The next issue that must be dissected is whether being forgiven of the divine penalty of sin precludes us from consequences in ministry. Our text will be the 1 Timothy 3 qualifications for eldership.
This is a true saying, If a man desire the office of a bishop, he desireth a good work. A bishop then must be blameless, the husband of one wife, vigilant, sober, of good behaviour, given to hospitality, apt to teach; Not given to wine, no striker, not greedy of filthy lucre; but patient, not a brawler, not covetous; One that ruleth well his own house, having his children in subjection with all gravity; (For if a man know not how to rule his own house, how shall he take care of the church of God?) Not a novice, lest being lifted up with pride he fall into the condemnation of the devil. Moreover he must have a good report of them which are without; lest he fall into reproach and the snare of the devil. 1 Timothy 3:1-7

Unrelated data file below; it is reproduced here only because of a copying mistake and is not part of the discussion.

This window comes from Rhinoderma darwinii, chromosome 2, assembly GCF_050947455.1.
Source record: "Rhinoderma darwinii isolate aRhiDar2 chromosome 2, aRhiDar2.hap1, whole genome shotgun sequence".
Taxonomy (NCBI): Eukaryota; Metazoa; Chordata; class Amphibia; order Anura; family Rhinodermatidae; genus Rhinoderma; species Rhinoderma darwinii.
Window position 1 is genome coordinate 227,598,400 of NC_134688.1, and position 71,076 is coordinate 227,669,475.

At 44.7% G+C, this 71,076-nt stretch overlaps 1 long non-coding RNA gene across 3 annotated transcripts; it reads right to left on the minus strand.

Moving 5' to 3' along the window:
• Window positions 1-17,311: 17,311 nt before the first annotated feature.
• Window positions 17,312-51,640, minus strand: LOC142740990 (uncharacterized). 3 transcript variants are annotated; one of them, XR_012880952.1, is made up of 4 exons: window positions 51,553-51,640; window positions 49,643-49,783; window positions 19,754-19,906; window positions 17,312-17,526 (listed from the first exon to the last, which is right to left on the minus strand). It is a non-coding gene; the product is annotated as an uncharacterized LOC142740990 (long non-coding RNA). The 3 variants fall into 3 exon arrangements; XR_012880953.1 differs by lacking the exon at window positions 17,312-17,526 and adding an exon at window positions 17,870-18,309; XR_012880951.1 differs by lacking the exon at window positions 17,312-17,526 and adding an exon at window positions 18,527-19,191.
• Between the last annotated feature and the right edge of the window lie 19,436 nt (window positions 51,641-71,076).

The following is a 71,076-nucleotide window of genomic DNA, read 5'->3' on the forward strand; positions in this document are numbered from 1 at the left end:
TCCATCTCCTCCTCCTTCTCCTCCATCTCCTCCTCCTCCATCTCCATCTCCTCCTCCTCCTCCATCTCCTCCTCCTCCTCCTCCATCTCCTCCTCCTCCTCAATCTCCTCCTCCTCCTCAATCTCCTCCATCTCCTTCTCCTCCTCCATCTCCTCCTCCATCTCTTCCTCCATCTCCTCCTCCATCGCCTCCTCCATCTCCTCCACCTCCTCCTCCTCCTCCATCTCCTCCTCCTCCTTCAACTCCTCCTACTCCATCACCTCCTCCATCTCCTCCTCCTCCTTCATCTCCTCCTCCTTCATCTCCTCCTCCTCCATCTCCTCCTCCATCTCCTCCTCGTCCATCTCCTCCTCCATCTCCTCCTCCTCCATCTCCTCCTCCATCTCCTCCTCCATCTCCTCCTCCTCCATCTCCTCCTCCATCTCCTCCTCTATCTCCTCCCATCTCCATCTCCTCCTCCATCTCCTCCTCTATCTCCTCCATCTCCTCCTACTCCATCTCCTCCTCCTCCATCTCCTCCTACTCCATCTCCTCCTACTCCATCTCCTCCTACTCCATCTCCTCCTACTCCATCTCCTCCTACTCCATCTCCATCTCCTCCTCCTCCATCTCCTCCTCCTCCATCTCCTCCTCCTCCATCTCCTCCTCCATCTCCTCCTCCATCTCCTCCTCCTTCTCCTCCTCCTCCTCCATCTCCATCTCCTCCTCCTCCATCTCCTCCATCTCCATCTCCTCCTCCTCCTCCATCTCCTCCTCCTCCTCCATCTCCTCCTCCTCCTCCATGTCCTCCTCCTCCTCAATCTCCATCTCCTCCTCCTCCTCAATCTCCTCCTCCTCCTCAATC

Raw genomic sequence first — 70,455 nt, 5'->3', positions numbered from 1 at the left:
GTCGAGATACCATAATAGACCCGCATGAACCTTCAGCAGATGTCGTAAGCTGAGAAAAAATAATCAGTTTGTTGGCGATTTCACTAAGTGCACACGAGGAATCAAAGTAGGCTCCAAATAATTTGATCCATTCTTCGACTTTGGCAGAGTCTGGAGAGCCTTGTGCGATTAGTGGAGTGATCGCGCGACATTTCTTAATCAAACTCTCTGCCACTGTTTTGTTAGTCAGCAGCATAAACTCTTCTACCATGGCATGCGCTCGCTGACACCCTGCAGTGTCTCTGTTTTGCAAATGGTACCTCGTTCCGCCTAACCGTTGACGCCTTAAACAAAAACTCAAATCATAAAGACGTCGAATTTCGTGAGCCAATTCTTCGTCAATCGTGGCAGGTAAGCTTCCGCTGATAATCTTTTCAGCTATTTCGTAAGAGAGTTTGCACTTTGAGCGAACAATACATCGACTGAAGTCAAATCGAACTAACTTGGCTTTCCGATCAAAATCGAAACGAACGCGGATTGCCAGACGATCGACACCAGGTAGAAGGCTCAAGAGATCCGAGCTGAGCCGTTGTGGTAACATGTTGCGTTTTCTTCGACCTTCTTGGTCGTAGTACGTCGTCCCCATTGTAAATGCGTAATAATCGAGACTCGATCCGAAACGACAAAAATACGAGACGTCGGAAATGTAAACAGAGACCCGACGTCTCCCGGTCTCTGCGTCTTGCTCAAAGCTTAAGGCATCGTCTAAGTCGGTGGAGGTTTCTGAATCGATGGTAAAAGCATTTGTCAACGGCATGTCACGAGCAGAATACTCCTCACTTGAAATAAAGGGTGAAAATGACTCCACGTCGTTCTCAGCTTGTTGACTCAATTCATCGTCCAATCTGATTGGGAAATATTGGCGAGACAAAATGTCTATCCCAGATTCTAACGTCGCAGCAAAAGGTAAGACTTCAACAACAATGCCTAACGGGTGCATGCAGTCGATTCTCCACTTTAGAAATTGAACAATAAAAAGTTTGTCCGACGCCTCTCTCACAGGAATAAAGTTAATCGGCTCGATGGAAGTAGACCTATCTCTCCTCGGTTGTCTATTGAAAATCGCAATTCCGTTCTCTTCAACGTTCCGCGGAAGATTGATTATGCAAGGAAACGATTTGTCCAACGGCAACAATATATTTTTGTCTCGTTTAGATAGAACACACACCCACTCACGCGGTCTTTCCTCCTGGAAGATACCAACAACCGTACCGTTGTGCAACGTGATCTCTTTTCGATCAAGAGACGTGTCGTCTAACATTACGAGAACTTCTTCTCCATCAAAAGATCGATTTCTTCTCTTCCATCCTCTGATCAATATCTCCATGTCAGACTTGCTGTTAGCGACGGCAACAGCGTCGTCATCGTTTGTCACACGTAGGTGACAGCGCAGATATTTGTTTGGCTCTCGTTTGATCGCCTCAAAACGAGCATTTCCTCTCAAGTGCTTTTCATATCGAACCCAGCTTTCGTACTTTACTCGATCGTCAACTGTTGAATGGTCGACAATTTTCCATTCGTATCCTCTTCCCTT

If God’s forgiveness meant the sin never originally occurred, then this list of qualifications is essentially nullified, especially the notion of being beyond reproach. Throughout our history, the pulpit has been understood to be a place that is to be revered. There has always been an understanding that the sanctity of preaching needed to be preserved, and Paul’s qualification that a man be “beyond reproach” was indicative of that need. To be beyond reproach means that the world cannot look in and tear apart the credibility of the man behind the pulpit because of his past life. If the world could look in and say “that man has always been a thief among us: how foolish that he is now behind a pulpit” is to fall into reproach by not having a good report of them which are without. Certainly, Paul’s stipulation that such a man be above this sort of reputation is proof that our sin being “under the blood” is not the same thing as being “beyond reproach.”